Document Detail

Job strain, effort-reward imbalance, and heavy drinking: a study in 40,851 employees.
MedLine Citation:
PMID:  15891529     Owner:  NLM     Status:  MEDLINE    
OBJECTIVE: The objective of this study was to examine the relationship of the job strain model and the effort-reward imbalance model with heavy drinking.
METHODS: Questionnaire survey data were obtained from 32,352 women and 8499 men employed in the Finnish public sector (participation 67%). Logistic regression analyses for all employees and for separate subgroups were undertaken by sex, adjusted for age, education, occupational position, marital status, job contract, smoking, and negative affectivity. Different cutoff points of heavy drinking were used for men and women.
RESULTS: High job strain and high effort-reward imbalance as global constructs were not associated with heavy drinking. However, some components of these models were associated with heavy drinking but the relationships were not all in the expected direction and they varied by sex, age, and occupational position.
CONCLUSIONS: Stressful work conditions are not consistently associated with heavy drinking.
Anne Kouvonen; Mika Kivimäki; Sara J Cox; Kari Poikolainen; Tom Cox; Jussi Vahtera
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Publication Detail:
Type:  Journal Article; Research Support, Non-U.S. Gov't    
Journal Detail:
Title:  Journal of occupational and environmental medicine / American College of Occupational and Environmental Medicine     Volume:  47     ISSN:  1076-2752     ISO Abbreviation:  J. Occup. Environ. Med.     Publication Date:  2005 May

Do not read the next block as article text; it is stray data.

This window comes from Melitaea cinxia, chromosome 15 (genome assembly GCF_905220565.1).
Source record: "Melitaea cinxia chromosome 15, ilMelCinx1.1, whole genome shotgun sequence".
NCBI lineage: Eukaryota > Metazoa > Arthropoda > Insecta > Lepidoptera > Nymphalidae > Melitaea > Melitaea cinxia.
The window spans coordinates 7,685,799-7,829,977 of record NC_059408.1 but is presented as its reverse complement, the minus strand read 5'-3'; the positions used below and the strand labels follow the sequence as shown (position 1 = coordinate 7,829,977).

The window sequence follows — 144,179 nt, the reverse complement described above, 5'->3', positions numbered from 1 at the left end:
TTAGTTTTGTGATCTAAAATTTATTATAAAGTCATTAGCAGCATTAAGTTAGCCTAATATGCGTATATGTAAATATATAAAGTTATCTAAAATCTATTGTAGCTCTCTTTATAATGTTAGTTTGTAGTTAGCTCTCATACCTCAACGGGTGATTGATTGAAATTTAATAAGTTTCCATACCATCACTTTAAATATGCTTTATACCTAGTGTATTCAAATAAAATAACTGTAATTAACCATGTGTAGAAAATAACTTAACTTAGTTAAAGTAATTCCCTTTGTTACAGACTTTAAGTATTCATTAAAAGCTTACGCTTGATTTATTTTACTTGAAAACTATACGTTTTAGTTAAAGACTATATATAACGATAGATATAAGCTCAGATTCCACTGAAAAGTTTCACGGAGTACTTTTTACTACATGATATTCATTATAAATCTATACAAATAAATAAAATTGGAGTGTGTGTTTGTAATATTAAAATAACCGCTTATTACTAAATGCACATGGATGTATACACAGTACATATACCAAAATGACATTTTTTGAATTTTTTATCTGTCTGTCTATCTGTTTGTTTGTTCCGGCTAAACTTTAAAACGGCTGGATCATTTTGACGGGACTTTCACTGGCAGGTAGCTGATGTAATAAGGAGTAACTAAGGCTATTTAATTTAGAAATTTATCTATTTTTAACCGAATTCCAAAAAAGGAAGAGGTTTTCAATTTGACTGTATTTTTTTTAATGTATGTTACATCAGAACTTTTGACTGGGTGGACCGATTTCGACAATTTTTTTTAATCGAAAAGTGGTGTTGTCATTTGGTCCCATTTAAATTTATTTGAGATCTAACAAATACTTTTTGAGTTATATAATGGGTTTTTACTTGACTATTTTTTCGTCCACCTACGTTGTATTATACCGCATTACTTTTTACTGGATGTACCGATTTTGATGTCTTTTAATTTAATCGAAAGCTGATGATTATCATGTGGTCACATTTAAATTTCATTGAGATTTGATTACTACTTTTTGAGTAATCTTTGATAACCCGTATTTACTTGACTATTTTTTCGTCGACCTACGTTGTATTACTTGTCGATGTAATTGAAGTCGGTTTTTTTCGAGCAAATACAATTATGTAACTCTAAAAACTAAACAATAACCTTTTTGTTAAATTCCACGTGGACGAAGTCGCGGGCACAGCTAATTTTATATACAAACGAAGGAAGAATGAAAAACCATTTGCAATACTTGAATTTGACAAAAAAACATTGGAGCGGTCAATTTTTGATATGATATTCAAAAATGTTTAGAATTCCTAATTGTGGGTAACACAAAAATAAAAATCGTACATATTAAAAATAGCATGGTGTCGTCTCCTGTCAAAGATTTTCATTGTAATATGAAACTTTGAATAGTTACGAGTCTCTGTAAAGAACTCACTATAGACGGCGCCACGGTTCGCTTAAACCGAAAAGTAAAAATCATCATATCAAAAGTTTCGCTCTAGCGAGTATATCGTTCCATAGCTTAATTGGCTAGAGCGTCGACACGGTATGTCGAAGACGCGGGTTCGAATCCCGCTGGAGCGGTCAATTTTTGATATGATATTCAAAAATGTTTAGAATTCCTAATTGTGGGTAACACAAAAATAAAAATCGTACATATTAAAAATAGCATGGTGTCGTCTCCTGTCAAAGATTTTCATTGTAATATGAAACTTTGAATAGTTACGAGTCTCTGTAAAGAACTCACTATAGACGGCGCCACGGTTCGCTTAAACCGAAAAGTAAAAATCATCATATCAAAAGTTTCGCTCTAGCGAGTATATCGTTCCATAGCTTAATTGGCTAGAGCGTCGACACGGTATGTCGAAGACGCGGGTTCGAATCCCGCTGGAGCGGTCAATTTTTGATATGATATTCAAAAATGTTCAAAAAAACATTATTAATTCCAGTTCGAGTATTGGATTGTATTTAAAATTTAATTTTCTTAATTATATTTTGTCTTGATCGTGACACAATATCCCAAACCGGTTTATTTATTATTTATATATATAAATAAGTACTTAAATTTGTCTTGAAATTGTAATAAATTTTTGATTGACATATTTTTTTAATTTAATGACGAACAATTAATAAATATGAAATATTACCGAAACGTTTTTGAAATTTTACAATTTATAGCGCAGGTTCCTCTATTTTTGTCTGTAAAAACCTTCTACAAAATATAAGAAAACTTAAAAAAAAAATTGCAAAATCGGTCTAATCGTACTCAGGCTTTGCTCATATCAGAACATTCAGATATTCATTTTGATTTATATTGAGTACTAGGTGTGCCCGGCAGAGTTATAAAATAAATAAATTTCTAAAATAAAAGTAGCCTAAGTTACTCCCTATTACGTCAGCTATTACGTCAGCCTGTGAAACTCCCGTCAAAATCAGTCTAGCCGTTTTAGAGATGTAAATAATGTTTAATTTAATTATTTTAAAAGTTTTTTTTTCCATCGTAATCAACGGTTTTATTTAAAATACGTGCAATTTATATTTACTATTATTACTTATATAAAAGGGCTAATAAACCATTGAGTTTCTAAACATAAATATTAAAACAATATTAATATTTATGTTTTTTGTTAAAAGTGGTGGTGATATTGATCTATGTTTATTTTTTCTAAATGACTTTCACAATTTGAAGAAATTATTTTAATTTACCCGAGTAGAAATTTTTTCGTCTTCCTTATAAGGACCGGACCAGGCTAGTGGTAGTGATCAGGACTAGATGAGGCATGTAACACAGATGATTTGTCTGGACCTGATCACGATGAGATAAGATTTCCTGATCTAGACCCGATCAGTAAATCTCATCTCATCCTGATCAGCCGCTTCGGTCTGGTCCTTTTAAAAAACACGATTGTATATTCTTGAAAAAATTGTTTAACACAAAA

Date Detail:
Created Date:  2005-05-13     Completed Date:  2005-08-04     Revised Date:  2014-03-25    
Medline Journal Info:
Nlm Unique ID:  9504688     Medline TA:  J Occup Environ Med     Country:  United States    
Other Details:
Languages:  eng     Pagination:  503-13     Citation Subset:  IM    
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MeSH Terms
Age Distribution
Alcohol Drinking / epidemiology*
Alcoholism / epidemiology*
Cohort Studies
Cross-Sectional Studies
Finland / epidemiology
Health Surveys
Middle Aged
Occupational Diseases / epidemiology*
Sex Distribution
Socioeconomic Factors
Stress, Psychological / epidemiology*
Workload / psychology*,  statistics & numerical data*

From MEDLINE®/PubMed®, a database of the U.S. National Library of Medicine

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